Breast milk should be the only source of nourishment for a baby for the first six months. Thus, several lactating women may wonder how to increase milk supply safely.
To ensure a good milk flow, mothers should start breastfeeding at the earliest and continue frequent nursing. Good baby latching also ensures effective milk flow.
Insufficient milk production is not a common concern since new mothers usually produce sufficient milk. However, if you have been facing issues with breastfeeding, this post will help you establish a normal milk supply (1).
How To Know If Your Milk Supply Is Low?
- If the baby is losing weight past the three day mark or not gaining an adequate amount of weight (per your pediatrician’s examination)
- If the baby is producing less than the expected number of wet and dirty diapers for their age (day or week after birth)
- If the baby is showing dehydration signs, such as dry mouth, dark urine, ‘brick dust’, jaundice or irritability
- If the baby is not feeding for long or less than eight times per day in the first month after birth
- If the mother is not eating enough food to sustain her supply
- If the mother is dehydrated
What Are The Causes Of Low Milk Supply?
Some possible causes that can lead to low milk supply in mothers (3):
- Oral contraceptives containing estrogen may cause bodily imbalances resulting in low milk supply.
- Smoking and alcohol intake can also affect the amount of milk supply in a mother.
- Recent mastitis (infection of breast tissue) may cause a low milk supply.
- Breast surgery can impact the creation and supply of milk.
- Scheduled breastfeeding or timed feeds leading to a lack of breast stimulation
- Inability of the baby to consume breast milk effectively.
- Baby does not feed at frequent intervals (most babies feed at least eight to 12 times daily)
- Baby is unable to latch properly to the breast.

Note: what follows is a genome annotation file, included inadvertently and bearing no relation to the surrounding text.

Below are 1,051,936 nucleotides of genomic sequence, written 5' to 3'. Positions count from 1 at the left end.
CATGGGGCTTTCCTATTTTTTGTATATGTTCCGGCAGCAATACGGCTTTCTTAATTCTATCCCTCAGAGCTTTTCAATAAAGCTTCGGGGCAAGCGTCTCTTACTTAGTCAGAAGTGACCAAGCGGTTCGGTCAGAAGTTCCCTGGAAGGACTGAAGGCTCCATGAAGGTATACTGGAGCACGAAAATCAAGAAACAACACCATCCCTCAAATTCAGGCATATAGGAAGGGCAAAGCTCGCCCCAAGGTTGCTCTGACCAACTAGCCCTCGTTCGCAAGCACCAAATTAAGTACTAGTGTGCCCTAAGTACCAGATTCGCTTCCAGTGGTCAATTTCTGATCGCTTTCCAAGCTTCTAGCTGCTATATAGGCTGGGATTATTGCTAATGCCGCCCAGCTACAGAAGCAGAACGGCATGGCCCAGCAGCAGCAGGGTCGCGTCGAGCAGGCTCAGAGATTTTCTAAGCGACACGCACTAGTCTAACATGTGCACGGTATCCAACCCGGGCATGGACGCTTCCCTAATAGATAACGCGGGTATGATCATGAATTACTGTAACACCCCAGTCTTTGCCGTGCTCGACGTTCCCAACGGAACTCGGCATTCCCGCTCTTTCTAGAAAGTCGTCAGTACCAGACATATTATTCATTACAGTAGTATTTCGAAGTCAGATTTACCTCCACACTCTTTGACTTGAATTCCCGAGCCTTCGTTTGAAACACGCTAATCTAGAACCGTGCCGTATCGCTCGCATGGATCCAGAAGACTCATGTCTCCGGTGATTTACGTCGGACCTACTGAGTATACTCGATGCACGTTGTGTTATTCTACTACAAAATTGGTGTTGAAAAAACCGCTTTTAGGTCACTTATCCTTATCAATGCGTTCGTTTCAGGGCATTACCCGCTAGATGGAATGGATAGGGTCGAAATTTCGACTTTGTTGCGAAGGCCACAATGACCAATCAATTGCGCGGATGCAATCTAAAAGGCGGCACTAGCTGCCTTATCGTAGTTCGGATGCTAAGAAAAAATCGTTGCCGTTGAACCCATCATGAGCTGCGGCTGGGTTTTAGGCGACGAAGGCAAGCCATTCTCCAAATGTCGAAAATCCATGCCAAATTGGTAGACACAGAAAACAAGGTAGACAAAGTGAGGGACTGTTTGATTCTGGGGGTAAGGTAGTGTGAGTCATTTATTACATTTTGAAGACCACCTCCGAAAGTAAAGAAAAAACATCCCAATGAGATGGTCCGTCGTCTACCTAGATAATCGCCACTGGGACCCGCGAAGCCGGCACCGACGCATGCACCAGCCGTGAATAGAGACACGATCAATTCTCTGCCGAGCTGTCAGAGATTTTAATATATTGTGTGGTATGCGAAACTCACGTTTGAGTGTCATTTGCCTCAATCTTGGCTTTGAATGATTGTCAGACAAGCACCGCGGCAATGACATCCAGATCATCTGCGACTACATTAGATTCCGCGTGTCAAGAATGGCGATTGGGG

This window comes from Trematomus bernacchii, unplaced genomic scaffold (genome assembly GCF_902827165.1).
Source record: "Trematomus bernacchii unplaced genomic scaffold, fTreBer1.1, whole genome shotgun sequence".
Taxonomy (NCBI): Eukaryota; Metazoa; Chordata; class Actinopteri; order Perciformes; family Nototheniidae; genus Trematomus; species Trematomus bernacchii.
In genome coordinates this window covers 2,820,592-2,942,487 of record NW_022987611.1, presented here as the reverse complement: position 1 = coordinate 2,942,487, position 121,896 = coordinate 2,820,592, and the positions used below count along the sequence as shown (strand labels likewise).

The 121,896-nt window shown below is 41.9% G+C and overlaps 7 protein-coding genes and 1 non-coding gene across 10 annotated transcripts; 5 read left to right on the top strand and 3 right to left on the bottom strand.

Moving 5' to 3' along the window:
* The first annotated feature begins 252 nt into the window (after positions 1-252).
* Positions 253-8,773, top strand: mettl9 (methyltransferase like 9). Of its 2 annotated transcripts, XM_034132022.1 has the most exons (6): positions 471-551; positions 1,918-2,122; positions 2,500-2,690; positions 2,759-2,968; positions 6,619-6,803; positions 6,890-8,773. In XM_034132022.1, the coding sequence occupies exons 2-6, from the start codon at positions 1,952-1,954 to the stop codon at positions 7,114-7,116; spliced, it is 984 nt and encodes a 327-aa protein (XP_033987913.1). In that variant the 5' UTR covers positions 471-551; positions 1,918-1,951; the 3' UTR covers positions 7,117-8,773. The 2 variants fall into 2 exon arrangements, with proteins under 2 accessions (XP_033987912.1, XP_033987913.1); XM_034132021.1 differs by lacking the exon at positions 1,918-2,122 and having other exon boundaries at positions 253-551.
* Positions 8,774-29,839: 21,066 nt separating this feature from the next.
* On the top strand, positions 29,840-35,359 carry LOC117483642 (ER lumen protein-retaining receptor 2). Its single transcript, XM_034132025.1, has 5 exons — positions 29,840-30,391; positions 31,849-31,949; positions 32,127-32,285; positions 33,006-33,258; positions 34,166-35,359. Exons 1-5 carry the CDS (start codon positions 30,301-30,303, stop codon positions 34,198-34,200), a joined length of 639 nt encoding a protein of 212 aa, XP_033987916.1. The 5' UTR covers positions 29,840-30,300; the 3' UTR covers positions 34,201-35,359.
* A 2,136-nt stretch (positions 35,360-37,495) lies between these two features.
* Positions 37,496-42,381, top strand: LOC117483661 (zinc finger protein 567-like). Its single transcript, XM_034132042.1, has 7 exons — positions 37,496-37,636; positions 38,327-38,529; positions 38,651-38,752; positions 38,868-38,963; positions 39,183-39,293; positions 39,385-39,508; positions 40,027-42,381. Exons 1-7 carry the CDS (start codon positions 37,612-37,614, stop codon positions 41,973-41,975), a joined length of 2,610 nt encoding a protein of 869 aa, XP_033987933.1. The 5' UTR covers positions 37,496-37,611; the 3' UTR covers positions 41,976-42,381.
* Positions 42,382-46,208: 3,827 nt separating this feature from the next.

Existing health issues, such as anemia, thyroid disorders or retained placenta, can also be the reasons for low milk supply, but they are rare.
Way To Increase Breast Milk Supply
If the mother cannot create sufficient milk for the baby, she should be encouraged to follow basic measures such as good hydration and diet, gently massaging the breast before latching the baby, limiting caffeine consumption to 200mg per day, quitting smoking and avoiding alcohol consumption. Here are some tips to help the mother increase milk supply (4):
- Pumping: This involves the use of a manual or electric breast pump or learning to hand express. The mother is advised to pump when she feels her supply is at its best – usually between midnight and 8am. She can pump from both breasts and should not expect to be able to pump as much as the baby takes from a bottle initially. Ten minutes on each breast would be a good starting point. Increased breast milk demand increases supply. Try wearing a well-fitted nursing bra to support the breasts. A tight-fitting bra may block the milk ducts or decrease milk supply, thus hindering the pumping process.
- Foods: Consuming fruits and vegetables, whole-grain products, low-fat milk, cheese, yogurt, and protein-based foods can help. A balanced diet focuses on providing high nutritional value and can improve milk supply.
Bryannah Kay, a mom of three, shares how adding sweet potatoes to her diet helped increase her breast milk supply. She says, “I’ve noticed that sweet potatoes seem to boost my milk supply. I can’t say for sure if it’s a proven thing, but I’ve developed a routine. I prepare sweet potatoes in the crockpot every Sunday, so I always have a stash of ready-to-eat sweet potatoes. I use them in various ways, like adding chicken or enjoying them with eggs for a quick, convenient meal (i).”
It is essential to note that certain foods are believed to help increase breast milk supply. However, the scientific evidence supporting the effectiveness of these foods is scarce, and their impact on breast milk supply can vary from one mother to another. Hence, consuming a well-balanced diet containing various foods is advisable.
- Herbal supplements: Also known as galactagogues, these herbs show an effective increase in milk supply in some women. According to an online survey conducted by the Journal of the Academy of Nutrition and Dietetics on 1,294 breastfeeding women in the US, it was found that about 27.7% of them reported using herbal supplements as galactogogues. The most commonly used supplement is fenugreek but there are also risks which should be taken into consideration (5). Additionally, blessed thistle and fennel are purported galactagogues but more clinical studies are required to ascertain their roles in increasing milk supply.